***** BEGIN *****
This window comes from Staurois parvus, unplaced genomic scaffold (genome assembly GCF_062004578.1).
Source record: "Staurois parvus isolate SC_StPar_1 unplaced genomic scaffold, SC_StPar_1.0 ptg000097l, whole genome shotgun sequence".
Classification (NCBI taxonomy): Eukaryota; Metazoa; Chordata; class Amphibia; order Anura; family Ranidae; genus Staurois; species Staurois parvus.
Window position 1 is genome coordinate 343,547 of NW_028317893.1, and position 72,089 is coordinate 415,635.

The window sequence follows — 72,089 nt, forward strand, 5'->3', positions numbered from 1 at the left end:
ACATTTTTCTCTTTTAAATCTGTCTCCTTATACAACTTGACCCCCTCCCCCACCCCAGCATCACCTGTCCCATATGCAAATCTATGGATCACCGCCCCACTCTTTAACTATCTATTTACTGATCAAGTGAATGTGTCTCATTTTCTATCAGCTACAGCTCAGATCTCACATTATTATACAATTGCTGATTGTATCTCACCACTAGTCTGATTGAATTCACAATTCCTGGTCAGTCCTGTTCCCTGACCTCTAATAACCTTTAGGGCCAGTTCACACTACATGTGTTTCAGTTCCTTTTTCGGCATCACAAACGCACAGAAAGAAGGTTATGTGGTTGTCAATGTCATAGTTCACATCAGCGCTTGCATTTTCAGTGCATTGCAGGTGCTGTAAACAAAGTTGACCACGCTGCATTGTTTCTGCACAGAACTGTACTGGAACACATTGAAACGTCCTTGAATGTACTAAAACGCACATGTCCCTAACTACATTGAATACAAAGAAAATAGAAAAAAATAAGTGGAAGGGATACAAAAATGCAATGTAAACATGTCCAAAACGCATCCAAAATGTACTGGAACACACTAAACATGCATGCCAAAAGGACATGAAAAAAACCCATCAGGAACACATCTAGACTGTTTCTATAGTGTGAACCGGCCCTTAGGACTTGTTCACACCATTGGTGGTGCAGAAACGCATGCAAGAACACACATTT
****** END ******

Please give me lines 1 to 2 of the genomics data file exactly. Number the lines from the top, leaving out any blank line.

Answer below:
This window comes from Staurois parvus, unplaced genomic scaffold (genome assembly GCF_062004578.1).
Source record: "Staurois parvus isolate SC_StPar_1 unplaced genomic scaffold, SC_StPar_1.0 ptg000097l, whole genome shotgun sequence".